something to consider when when dealing with stress is low vitamin B. It’s often referred to as the “stress and duress” vitamin and low levels of it can wreak absolute havoc on a body like you wouldn’t believe. A close friend of mine was having terrible heath problems and was diagnosed with MS. for whatever reason she just didn’t feel that was right and kept pushing for more testing. Come to find out her body was completely depleted of B and she wasn’t absorbing it via vitamins. She now hasn’t to take injections and ALL of her symptoms have for gone as well as her MS diagnosis. My husbands grandmother lost her daughter in a paddle boating accident and within 2 months was in terrible health due to the stress of it all. My MIL pushed to get her b levels checked and she was completely depleted. 2 days later she suffered n episode of Bell’s palsy and began b vitamin injections. She was nearly recovered in a matter of weeks. Stress is a killer in so many ways. Don’t underestimate the power of b vitamins in the body

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Aug 7, 2018 06:55PM 1redgirl wrote:

Well I gave up sweets, which for me is a very big deal as I baked everyday. I gave up soda, cookies, cakes, rolls, breads, fried foods, to name a few things. Really, I can breeze through the super market since most is off limits. I honestly do not crave sweets anymore.

Since I no longer ride horses, I ride my bike everywhere. I did 30 miles the other day. No biggie. Lots of hills. I am much stronger than ever. I ride everyday. I have dropped 26 lbs. I still have some muffin around my belly to get rid of. It is slowly coming off. I am determined to get rid of that fat.

I also fast everyday usually around 14 hrs, but often much longer. When I began doing this, I was fearful my migraines would pop up which was always the case in the past if I did not eat upon rising. Not anymore. No headaches since ditching sugar. I sleep well. Never have in the past. No more joint pain. I have not taken Advil in months. I honestly feel great.

With respect to stress and in my case sadness, I allow myself a few minutes each day to think of those I miss. I often do cry. I live in an Amish community and often see their buggies on my bike rides. That of course makes me miss my horses. I then tell myself to let it go. Take a deep breath and think happy thoughts. Our summer here has been beautiful and for that I am grateful.
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Aug 8, 2018 08:34AM Amica wrote:

1redgirl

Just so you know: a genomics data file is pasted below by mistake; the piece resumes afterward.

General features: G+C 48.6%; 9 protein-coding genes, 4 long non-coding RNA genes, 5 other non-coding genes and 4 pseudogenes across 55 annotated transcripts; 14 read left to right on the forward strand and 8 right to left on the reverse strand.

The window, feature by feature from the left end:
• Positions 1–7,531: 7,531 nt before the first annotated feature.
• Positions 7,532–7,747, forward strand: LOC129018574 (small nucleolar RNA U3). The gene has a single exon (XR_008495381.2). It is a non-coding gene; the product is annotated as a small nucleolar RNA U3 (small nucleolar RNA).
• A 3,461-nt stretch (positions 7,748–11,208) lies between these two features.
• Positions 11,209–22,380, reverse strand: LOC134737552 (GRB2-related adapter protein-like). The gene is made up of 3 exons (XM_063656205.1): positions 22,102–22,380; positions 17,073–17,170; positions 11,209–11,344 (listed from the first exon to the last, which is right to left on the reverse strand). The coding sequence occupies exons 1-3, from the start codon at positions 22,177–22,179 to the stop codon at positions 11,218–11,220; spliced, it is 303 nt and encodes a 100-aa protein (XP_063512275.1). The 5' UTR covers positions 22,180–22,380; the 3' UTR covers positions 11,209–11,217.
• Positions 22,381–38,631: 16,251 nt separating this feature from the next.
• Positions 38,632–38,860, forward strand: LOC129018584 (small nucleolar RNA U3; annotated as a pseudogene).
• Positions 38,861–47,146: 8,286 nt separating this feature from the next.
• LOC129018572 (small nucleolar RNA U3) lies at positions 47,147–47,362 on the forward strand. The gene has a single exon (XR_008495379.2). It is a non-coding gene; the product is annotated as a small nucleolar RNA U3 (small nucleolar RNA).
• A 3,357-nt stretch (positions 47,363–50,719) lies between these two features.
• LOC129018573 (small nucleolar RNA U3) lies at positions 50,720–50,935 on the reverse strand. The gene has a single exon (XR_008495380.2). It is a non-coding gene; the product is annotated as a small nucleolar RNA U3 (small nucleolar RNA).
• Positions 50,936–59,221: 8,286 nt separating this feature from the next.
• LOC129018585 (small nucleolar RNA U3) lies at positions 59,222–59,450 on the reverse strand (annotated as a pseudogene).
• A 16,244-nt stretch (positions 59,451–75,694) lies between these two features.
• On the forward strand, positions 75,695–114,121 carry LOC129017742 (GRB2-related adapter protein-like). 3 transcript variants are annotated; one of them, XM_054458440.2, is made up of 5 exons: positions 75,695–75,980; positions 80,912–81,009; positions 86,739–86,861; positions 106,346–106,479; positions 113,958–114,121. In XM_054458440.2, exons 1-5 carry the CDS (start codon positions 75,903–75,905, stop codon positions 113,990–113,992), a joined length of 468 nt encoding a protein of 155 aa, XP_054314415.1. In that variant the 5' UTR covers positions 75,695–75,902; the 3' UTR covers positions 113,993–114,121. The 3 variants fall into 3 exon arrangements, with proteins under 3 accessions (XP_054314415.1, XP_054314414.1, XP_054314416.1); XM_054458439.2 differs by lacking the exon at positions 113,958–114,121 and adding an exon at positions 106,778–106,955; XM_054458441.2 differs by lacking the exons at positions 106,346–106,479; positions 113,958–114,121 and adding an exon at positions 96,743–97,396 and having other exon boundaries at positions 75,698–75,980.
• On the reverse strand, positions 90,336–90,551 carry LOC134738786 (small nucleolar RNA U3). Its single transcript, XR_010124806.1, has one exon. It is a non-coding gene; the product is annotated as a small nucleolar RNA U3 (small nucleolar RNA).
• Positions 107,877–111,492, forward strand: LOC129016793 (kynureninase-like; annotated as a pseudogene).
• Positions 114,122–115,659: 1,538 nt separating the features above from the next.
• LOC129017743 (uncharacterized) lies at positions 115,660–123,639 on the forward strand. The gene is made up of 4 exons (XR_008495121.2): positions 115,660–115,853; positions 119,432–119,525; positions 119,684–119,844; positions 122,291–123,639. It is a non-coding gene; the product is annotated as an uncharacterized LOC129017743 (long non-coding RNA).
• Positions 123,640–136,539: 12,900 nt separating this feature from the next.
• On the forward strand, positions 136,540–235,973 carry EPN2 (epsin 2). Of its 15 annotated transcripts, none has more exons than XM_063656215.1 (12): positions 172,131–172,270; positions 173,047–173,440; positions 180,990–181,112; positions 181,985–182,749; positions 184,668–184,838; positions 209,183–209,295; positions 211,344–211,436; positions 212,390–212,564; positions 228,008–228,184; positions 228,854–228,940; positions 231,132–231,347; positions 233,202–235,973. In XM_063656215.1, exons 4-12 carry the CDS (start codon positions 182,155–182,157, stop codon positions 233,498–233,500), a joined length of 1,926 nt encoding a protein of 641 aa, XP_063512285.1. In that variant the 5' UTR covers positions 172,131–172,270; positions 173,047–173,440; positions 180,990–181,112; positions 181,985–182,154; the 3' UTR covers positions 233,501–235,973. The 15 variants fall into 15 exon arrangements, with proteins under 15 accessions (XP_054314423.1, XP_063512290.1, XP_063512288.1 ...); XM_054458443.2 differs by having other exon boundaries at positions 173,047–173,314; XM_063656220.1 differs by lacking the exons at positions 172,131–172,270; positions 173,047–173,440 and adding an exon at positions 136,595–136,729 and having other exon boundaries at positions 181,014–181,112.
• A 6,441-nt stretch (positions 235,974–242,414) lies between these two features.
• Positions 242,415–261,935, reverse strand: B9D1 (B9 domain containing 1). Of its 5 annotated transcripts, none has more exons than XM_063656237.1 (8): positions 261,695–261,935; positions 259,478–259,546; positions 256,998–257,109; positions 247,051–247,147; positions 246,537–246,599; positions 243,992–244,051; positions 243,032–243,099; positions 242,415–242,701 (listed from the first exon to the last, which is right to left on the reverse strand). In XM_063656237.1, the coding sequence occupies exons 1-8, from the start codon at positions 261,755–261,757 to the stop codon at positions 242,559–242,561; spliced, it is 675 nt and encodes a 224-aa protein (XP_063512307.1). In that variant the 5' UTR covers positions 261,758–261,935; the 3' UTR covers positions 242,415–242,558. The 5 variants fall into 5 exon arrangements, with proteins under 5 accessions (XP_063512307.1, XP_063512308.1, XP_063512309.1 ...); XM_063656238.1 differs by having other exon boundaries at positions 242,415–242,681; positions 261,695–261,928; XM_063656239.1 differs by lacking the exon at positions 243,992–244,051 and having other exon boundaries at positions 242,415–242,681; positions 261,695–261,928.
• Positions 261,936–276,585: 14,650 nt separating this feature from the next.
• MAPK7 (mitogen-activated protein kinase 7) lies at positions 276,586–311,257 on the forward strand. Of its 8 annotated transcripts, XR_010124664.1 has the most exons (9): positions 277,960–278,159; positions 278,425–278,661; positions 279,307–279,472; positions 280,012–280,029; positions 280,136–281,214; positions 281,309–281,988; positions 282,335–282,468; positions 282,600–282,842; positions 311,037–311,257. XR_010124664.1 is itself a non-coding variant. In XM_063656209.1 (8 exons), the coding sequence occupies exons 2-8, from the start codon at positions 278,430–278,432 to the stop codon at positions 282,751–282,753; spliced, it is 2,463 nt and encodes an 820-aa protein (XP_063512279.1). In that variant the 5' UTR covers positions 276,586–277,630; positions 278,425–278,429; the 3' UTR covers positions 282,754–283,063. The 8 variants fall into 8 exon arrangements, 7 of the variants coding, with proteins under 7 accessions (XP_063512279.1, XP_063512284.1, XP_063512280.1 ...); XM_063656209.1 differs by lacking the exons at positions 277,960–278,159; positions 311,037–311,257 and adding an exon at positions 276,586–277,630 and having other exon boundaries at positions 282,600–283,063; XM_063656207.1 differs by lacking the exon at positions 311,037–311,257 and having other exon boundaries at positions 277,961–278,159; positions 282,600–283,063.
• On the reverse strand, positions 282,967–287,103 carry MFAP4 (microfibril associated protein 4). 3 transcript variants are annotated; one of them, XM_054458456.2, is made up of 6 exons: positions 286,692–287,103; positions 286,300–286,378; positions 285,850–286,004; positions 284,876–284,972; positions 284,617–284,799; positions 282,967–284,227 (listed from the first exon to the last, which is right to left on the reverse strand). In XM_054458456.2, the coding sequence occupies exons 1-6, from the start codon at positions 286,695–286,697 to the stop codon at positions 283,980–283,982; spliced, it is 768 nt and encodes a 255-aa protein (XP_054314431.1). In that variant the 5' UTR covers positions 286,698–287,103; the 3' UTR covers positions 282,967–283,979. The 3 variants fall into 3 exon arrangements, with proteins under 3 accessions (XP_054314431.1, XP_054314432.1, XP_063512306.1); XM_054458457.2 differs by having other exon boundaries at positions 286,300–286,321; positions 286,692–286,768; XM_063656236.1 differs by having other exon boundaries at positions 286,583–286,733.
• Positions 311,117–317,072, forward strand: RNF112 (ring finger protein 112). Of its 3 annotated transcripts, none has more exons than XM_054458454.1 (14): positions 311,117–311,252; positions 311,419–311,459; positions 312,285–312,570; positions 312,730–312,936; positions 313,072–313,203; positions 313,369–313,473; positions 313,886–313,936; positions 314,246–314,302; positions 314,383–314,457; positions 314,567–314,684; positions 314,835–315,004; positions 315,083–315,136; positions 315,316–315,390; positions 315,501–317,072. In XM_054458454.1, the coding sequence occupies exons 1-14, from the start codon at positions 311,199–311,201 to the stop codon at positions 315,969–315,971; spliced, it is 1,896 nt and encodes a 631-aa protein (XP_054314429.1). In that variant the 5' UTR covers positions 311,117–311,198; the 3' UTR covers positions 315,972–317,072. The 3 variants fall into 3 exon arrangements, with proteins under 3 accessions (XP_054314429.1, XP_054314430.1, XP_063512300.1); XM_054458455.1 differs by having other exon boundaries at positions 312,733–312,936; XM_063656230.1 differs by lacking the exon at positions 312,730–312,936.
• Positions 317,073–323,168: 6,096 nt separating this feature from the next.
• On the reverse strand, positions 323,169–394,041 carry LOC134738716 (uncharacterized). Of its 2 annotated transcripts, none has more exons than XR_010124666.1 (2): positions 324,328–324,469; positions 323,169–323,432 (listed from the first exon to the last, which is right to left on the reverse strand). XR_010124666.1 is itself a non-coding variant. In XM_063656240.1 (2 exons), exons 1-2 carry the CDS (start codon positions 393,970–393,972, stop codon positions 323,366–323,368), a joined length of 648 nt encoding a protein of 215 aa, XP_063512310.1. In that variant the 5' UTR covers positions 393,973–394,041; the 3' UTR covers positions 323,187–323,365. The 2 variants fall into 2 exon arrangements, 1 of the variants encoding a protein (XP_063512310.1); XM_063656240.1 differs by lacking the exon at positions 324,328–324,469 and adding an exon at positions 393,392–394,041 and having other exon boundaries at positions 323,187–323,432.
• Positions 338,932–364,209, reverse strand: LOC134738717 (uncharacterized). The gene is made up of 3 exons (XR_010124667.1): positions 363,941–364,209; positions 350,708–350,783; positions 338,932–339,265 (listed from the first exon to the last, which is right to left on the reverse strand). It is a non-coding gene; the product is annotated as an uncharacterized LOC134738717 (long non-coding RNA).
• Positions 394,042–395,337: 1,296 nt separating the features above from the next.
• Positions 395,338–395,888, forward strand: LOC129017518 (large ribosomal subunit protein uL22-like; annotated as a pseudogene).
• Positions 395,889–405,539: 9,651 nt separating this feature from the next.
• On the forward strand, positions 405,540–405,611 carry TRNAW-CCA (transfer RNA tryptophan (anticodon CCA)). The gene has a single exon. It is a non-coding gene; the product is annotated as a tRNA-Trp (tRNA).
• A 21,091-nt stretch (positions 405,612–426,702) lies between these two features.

Is there some association between sugar and breast cancer? I was unaware of anything like that.

thanks,

Amica

1998 age 39 Stage 2 IDC, 1/16 nodes, ER/PR +, Grade 3, surgery, AC + Taxol, radiation, oopherectomy/hysterectomy, Tamoxifen, Aromasin, finished treatments 2010 - July 2018 metastatic recurrence
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Aug 8, 2018 08:53AM MelissaDallas wrote:

There is an association of maintaining a healthy weight and blood glucose level. You will hear all the time that "sugar causes cancer", but that is vast oversimplification of carbohydrate metabolism and blood glucose levels.

LCIS, extensive sclerosing adenosis, TAH/BSO & partial omentectomy for mucinous borderline ovarian tumor.
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Aug 8, 2018 12:09PM 1redgirl wrote:

Amica - I am 66. Estrogen, my problem, lives happily in those rolls of fat around most women. Those rolls of fat come from a high sugar/fat diet. There are loads of articles explaining better than I can about sugar and estrogen. I no longer have rolls. Now I have little waves. It needs to go.

main.poliquingroup.com/Article...

www.planetnaturopath.com/hormo...

Equally important is fasting.

www.dietdoctor.com/fasting-aff...

I have saved many articles about nutrition, fasting and estrogen. I am sure others have good ones as well.

I am doing all I can without taking toxic drugs that could injure me further. We shall see.

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Aug 8, 2018 01:42PM Amica wrote:

1redgirl

thanks for the info and links. I'll read up on it. Like my doc always said, "Estrogen is your enemy."

1998 age 39 Stage 2 IDC, 1/16 nodes, ER/PR +, Grade 3, surgery, AC + Taxol, radiation, oopherectomy/hysterectomy, Tamoxifen, Aromasin, finished treatments 2010 - July 2018 metastatic recurrence